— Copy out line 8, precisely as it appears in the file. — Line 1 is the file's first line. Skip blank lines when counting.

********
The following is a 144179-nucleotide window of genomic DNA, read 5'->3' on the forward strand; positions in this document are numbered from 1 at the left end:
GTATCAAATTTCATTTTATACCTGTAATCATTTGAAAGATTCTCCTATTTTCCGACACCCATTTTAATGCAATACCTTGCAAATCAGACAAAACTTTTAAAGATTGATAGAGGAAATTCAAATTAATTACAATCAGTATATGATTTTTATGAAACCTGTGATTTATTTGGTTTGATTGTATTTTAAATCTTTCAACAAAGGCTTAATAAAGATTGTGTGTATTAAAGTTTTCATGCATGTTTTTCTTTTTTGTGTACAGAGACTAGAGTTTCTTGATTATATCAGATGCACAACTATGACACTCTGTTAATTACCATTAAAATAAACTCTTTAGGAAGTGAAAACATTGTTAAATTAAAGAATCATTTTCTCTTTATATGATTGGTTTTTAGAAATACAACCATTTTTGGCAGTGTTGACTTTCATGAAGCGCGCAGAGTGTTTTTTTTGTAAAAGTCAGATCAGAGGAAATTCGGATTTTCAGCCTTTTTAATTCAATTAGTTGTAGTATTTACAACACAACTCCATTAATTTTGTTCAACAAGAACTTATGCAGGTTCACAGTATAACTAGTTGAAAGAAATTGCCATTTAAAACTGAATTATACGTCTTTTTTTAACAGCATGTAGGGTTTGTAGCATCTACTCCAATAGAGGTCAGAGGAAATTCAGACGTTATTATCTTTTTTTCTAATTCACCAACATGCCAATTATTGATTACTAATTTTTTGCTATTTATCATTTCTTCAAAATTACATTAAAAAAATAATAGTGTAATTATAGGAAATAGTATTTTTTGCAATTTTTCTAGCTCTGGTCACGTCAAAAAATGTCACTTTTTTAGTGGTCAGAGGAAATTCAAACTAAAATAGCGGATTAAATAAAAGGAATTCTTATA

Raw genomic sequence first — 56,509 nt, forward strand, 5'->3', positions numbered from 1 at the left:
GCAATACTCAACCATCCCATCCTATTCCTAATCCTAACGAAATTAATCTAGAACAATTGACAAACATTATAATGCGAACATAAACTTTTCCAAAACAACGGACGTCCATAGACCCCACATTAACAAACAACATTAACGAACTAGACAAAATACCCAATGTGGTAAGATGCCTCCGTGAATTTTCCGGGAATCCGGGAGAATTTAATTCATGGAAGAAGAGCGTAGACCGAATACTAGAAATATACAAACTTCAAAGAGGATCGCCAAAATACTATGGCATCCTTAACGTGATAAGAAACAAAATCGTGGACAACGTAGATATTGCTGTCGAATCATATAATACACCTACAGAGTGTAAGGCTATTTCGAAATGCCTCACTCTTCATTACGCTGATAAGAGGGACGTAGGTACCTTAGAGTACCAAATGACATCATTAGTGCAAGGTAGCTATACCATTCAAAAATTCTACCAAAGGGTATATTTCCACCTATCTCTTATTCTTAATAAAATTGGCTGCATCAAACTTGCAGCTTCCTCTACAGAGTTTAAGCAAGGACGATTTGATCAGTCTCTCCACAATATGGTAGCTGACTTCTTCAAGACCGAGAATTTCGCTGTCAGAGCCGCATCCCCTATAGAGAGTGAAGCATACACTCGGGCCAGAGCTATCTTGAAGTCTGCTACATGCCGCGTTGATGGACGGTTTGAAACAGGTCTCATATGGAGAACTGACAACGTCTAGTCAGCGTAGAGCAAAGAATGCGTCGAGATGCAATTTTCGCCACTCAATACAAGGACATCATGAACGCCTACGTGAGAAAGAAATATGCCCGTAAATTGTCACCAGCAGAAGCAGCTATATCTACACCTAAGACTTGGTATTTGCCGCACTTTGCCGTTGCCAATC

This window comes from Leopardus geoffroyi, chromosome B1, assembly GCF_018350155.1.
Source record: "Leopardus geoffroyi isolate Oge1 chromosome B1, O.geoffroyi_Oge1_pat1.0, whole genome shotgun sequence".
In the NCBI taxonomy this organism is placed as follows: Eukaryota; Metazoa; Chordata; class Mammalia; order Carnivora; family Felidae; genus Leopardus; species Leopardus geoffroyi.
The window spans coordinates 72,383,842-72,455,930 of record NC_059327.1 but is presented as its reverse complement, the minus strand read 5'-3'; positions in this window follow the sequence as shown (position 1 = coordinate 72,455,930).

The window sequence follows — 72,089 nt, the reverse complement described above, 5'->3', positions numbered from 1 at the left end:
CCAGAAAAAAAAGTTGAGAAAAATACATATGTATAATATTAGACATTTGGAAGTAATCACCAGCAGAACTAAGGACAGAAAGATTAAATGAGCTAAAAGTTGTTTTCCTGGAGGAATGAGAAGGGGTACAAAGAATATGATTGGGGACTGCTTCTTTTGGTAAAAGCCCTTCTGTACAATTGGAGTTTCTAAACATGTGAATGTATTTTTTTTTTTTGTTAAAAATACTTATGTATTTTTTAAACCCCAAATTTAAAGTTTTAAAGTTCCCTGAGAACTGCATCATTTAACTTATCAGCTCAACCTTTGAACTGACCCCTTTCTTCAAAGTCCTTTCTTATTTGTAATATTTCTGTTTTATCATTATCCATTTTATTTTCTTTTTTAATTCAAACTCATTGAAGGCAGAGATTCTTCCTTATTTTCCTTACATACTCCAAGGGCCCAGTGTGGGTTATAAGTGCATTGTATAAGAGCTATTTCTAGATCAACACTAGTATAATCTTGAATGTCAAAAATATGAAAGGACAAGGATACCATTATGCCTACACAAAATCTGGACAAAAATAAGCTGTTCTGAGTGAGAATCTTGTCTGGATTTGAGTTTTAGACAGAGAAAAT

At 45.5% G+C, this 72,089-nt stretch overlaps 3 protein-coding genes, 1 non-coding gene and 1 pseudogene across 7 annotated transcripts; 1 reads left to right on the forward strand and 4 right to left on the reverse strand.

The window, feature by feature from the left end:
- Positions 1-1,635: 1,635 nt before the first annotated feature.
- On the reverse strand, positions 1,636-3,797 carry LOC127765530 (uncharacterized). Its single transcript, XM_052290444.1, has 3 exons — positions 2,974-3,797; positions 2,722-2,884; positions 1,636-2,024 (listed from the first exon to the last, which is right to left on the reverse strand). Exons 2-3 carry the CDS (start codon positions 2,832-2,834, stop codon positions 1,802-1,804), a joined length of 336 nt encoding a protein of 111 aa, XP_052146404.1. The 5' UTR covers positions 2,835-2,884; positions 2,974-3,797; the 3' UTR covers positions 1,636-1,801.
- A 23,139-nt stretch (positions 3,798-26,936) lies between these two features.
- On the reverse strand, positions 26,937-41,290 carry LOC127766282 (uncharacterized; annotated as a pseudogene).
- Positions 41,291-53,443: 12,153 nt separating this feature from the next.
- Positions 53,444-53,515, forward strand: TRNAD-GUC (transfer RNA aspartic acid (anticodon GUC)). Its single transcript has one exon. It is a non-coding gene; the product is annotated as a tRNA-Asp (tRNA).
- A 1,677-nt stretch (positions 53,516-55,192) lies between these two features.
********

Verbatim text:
The window spans coordinates 72,383,842-72,455,930 of record NC_059327.1 but is presented as its reverse complement, the minus strand read 5'-3'; positions in this window follow the sequence as shown (position 1 = coordinate 72,455,930).